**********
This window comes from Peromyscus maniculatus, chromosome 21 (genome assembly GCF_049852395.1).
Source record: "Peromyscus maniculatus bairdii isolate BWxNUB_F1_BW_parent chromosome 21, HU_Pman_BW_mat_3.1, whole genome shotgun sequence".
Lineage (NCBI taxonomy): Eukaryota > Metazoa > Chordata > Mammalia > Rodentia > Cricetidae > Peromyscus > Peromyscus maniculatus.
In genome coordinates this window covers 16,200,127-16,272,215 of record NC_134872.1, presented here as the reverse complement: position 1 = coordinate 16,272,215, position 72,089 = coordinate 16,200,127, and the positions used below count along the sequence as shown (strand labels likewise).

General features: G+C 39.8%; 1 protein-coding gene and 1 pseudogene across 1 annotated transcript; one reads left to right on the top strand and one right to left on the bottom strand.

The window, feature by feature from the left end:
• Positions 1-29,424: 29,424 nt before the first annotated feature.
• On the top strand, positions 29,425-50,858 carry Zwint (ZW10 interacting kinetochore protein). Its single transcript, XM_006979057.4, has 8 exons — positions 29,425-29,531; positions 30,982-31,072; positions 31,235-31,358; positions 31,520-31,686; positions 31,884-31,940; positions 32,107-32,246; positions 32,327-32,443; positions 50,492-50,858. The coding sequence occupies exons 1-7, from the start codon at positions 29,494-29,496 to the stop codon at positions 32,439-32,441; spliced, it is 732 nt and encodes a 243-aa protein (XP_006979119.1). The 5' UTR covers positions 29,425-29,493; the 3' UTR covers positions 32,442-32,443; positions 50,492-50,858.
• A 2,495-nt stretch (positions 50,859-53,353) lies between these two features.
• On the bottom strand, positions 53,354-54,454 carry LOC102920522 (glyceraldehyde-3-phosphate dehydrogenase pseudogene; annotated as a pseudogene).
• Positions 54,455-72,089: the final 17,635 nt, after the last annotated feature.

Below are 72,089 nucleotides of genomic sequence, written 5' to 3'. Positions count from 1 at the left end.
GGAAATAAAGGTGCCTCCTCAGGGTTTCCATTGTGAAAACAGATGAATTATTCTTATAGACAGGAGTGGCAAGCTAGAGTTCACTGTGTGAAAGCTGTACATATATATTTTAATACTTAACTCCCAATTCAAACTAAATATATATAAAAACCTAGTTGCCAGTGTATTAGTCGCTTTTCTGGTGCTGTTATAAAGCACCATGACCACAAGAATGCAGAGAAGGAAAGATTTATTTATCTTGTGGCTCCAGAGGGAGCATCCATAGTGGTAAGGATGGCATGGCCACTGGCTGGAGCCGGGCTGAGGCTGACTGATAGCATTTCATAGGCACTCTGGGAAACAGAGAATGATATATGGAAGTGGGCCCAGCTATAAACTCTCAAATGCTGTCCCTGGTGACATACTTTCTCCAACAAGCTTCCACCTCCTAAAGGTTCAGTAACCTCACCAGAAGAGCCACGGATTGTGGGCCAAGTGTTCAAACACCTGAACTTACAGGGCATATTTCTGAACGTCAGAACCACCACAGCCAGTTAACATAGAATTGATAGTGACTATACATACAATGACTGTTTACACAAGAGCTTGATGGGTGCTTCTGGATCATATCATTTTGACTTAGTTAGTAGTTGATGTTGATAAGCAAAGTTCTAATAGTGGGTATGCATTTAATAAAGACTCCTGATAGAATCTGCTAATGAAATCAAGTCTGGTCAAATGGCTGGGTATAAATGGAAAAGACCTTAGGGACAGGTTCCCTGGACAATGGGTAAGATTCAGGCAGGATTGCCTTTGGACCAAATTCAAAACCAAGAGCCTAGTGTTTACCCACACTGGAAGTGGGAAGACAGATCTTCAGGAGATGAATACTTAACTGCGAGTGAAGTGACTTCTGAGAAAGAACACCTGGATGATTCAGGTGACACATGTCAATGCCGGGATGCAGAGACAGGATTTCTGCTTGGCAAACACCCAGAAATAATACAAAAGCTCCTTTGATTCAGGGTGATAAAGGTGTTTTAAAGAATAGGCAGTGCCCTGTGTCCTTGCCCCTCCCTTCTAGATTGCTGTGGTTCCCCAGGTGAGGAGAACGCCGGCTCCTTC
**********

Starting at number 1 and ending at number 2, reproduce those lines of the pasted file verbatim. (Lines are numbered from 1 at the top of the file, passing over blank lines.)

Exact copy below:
This window comes from Peromyscus maniculatus, chromosome 21 (genome assembly GCF_049852395.1).
Source record: "Peromyscus maniculatus bairdii isolate BWxNUB_F1_BW_parent chromosome 21, HU_Pman_BW_mat_3.1, whole genome shotgun sequence".